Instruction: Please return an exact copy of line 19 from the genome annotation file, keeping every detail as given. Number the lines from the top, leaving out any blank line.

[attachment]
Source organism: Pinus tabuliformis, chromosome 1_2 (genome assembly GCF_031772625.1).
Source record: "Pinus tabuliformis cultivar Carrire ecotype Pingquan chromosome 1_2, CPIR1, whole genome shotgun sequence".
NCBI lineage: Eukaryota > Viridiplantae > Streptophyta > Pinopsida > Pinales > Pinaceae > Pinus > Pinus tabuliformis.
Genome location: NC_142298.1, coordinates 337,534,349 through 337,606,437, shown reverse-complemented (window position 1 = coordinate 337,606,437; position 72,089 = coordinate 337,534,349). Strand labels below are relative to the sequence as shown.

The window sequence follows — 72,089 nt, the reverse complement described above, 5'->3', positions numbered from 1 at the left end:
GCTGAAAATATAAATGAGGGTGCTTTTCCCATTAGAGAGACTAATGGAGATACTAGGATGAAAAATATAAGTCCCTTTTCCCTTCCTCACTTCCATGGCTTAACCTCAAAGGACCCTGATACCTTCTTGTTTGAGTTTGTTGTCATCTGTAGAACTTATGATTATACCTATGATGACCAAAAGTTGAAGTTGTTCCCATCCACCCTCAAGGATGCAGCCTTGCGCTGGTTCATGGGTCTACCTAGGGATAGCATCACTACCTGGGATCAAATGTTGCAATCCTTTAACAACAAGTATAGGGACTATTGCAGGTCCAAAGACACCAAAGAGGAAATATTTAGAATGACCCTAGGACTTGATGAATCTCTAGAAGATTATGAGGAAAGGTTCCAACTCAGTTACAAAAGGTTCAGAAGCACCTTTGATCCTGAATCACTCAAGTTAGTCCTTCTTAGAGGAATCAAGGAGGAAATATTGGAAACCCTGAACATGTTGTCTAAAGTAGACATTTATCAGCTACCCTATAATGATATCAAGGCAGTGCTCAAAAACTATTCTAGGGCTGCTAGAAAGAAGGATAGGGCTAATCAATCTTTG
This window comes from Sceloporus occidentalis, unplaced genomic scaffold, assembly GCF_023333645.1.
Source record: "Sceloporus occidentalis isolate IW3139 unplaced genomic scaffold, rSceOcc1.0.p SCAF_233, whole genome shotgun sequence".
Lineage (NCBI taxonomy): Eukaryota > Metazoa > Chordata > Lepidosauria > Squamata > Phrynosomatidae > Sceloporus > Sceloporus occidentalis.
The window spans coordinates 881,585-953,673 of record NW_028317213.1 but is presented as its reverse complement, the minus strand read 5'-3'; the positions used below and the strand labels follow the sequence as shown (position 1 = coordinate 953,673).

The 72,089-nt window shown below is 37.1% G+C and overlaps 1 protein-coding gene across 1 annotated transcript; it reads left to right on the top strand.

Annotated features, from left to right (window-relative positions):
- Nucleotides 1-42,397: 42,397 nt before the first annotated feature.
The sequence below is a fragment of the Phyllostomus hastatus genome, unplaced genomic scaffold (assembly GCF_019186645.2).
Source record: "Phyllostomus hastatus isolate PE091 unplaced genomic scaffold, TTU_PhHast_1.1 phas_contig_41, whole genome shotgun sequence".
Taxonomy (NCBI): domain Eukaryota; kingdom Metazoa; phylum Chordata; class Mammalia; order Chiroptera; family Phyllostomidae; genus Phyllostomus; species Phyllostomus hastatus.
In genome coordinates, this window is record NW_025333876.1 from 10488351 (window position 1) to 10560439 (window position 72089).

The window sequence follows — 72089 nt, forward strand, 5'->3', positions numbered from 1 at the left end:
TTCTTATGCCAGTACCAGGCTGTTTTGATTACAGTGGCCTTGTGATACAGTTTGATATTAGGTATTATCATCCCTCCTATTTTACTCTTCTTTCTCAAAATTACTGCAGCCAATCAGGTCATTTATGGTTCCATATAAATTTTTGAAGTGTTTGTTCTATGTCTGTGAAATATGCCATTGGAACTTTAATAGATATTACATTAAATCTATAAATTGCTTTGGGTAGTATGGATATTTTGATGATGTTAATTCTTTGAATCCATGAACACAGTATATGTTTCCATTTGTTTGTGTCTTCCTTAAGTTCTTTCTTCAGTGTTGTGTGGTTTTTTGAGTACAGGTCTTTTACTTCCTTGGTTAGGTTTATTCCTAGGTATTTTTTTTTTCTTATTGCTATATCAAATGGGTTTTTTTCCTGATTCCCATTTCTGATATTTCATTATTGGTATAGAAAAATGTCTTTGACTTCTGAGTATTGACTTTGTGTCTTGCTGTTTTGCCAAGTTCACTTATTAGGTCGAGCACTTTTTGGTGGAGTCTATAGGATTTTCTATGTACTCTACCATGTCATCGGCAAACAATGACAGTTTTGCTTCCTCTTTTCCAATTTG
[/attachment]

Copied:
TTCTTATGCCAGTACCAGGCTGTTTTGATTACAGTGGCCTTGTGATACAGTTTGATATTAGGTATTATCATCCCTCCTATTTTACTCTTCTTTCTCAAAATTACTGCAGCCAATCAGGTCATTTATGGTTCCATATAAATTTTTGAAGTGTTTGTTCTATGTCTGTGAAATATGCCATTGGAACTTTAATAGATATTACATTAAATCTATAAATTGCTTTGGGTAGTATGGATATTTTGATGATGTTAATTCTTTGAATCCATGAACACAGTATATGTTTCCATTTGTTTGTGTCTTCCTTAAGTTCTTTCTTCAGTGTTGTGTGGTTTTTTGAGTACAGGTCTTTTACTTCCTTGGTTAGGTTTATTCCTAGGTATTTTTTTTTTCTTATTGCTATATCAAATGGGTTTTTTTCCTGATTCCCATTTCTGATATTTCATTATTGGTATAGAAAAATGTCTTTGACTTCTGAGTATTGACTTTGTGTCTTGCTGTTTTGCCAAGTTCACTTATTAGGTCGAGCACTTTTTGGTGGAGTCTATAGGATTTTCTATGTACTCTACCATGTCATCGGCAAACAATGACAGTTTTGCTTCCTCTTTTCCAATTTG